Mickey is such a happy, sweet, funny and friendly boy. He loves to dance, listen to music and play with friends. He’s healthy now. But not long ago, juvenile arthritis made childhood difficult.
Since Mickey was too young to describe his pain, his parents would try to pinpoint the issue by looking for a reaction when they moved different parts of his leg. He never seemed to react, so Mike and Jeanne simply continued to monitor his symptoms.
Mickey’s symptoms worsened and his limp became more pronounced. If he were immobile for an extended period, at naptime or overnight, he became noticeably stiff. At times, he even need help getting to his feet. While he still didn’t show signs of acute pain, his parents felt he needed to see a doctor.
Mickey’s pediatrician tentatively diagnosed him with toxic synovitis, a condition that can follow a viral infection. It is normally self-limiting and resolves quickly. All the symptoms fit. The hope was his condition would improve with time.
While some days were better than others, Mickey’s limp continued to worsen. Then his knee began to swell. This was the first indicator that his knee was giving him problems. His parents felt helpless. Their little boy limped here and there, knee swollen, and he couldn’t tell them what it felt like. They were left to their imaginations, which were running wild. It was one of the most trying and stressful times they’ve ever experienced.
Another trip to the doctor turned into an admission at Children’s Hospital. Now 22 months old, Mickey was a hospital patient. That week was a scary whirlwind. Mickey wore a hospital gown and learned the hard way about IVs and medicines and tests. His parents tried their best to maintain a steely resolve and keep Mickey comfortable, but scary prospects like bone infection, tumor and Lyme disease made that hard.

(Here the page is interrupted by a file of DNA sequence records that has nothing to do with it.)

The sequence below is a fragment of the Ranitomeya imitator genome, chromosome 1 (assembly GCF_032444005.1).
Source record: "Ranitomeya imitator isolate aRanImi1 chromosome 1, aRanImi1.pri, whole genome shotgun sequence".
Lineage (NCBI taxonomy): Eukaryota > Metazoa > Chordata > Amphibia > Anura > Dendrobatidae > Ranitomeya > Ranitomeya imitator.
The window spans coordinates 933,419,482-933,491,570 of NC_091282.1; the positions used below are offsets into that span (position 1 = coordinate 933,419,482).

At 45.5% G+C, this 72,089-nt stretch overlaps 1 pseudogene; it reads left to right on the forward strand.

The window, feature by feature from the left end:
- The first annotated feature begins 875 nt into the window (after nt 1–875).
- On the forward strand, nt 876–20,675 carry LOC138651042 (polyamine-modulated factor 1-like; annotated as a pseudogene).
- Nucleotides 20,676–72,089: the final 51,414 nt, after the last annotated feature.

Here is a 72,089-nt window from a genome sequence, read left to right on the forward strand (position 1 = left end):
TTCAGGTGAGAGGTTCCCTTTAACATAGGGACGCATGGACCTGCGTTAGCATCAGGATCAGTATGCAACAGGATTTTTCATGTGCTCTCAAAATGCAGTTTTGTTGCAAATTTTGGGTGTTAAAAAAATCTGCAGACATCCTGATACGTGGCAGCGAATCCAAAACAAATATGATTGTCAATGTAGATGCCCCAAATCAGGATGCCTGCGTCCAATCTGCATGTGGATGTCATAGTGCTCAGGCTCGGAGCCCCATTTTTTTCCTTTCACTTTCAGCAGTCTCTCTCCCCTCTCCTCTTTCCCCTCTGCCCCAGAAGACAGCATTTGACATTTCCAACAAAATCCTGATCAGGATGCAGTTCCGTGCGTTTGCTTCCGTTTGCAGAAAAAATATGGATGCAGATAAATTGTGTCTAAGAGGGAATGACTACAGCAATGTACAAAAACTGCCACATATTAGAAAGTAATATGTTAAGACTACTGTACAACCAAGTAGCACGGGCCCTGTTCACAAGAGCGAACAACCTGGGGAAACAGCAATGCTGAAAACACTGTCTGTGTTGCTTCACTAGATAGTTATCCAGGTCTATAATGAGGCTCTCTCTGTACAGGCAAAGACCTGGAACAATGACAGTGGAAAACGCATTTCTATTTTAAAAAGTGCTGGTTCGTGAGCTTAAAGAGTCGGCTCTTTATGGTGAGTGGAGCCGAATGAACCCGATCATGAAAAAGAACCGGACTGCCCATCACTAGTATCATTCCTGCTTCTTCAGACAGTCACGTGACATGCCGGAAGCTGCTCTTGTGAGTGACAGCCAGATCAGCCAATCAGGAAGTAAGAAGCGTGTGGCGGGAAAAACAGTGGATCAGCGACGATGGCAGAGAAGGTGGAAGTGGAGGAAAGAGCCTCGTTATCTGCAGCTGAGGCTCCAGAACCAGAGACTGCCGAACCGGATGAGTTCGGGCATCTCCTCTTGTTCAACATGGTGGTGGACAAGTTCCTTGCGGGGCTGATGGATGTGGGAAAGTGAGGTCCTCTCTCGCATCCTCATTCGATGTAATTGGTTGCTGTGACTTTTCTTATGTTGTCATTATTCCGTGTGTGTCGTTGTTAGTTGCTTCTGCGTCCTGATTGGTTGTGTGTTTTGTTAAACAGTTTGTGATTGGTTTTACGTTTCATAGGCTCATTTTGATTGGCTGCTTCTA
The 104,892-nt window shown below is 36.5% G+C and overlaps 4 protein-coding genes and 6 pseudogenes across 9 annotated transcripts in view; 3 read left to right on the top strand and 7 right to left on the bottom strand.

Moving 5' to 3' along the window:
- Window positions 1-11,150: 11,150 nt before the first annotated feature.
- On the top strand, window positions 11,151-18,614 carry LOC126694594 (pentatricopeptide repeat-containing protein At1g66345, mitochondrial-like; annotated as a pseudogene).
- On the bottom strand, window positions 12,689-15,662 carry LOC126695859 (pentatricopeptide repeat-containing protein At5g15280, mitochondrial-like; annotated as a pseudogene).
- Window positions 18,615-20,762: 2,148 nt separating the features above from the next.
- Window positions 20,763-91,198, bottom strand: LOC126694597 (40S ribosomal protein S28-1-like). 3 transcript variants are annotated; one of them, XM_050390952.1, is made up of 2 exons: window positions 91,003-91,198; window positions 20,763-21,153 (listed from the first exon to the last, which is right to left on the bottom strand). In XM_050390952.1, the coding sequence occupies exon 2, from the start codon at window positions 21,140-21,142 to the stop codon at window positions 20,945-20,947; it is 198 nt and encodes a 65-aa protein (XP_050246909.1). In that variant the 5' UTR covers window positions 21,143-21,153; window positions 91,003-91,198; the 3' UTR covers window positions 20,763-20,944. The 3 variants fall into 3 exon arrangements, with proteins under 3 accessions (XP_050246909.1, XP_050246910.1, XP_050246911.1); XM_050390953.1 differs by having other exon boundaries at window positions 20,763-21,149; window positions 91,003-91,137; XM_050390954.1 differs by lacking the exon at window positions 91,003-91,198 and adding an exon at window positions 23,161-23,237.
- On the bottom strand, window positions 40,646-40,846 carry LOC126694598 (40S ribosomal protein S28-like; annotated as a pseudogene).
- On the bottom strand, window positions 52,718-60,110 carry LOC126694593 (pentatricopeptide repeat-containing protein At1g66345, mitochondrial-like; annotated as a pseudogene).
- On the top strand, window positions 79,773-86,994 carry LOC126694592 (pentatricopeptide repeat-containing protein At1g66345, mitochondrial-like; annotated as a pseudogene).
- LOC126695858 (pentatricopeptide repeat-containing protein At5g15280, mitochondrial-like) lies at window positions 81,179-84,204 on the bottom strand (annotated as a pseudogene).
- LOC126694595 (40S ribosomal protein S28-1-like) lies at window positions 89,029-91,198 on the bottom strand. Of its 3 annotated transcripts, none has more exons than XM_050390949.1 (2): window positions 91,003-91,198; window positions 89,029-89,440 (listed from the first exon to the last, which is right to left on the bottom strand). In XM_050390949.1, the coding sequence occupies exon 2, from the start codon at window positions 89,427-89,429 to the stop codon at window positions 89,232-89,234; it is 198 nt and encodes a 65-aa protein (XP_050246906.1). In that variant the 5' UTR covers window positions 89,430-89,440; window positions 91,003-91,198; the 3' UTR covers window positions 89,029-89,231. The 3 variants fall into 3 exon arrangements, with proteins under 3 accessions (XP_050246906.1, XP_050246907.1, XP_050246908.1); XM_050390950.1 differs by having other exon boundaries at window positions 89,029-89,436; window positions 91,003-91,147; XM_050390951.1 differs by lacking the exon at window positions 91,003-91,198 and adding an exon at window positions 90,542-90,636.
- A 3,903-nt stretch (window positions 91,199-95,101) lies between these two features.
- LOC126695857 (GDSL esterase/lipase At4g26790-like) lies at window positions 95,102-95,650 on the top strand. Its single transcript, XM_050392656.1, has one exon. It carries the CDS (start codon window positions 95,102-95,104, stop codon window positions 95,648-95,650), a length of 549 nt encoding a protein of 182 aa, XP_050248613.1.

Having a young child in the hospital was such a foreign situation for Mike and Jeanne, and they took each day hour by hour, wondering what was going to happen to their sweet boy and their family. At one point, his parents sat scared in a waiting room while Mickey was put under anesthesia for his pediatric orthopedic surgeon to perform an MRI with biopsy, possibly to tell his parents that surgery was needed to remove a tumor or address a bone infection. That fear, fortunately, did not come to fruition. The orthopedic surgeon told Mickey’s parents that he wasn’t sure what was causing the problem. But he thought an arthritic condition could be the culprit.
Mickey’s orthopedic surgeon referred the case to Dr. Brett Smith, a pediatric rheumatologist. Dr. Smith saw Mickey in the hospital that week and assessed his condition. He was able to diagnose Mickey with juvenile idiopathic arthritis (JIA) almost immediately. He recommended a course of treatment to begin at once. Finally an answer, and one that would avoid more scary tests and maybe even an exploratory surgery. Mickey’s parents were so hopeful that they had an answer.
The immediate course of action was a steroid shot directly to Mickey’s knee. He responded beautifully. Within two weeks, Mickey was walking normally. He was running with his friends, jumping on his daddy and playing with his little sister and dog. Mickey was back to doing all the things toddlers love to do.
Mickey’s parents look back on those days often. Through their teary eyes and stressful memories, they see reasons to be grateful. First and foremost, they’re grateful Mickey responded to his treatment and has been fortunate to avoid his JIA flaring up again. In that regard, he’s very lucky. Many cases are chronic and affect the everyday lives of children. Mickey’s parents also are thankful that JIA awareness was present enough in their area to help his doctors connect the dots and diagnose his condition. Had his case never been referred to Dr. Smith, who knows when Mickey’s condition would have been diagnosed?
Mickey is such a happy, sweet, funny and friendly boy. He loves to dance, listen to music and play with friends. His parents are so thankful that he’s healthy. They continue to monitor his health and are grateful they live in a community that has a good support system for JIA, which has armed them with the knowledge necessary to live with and handle this condition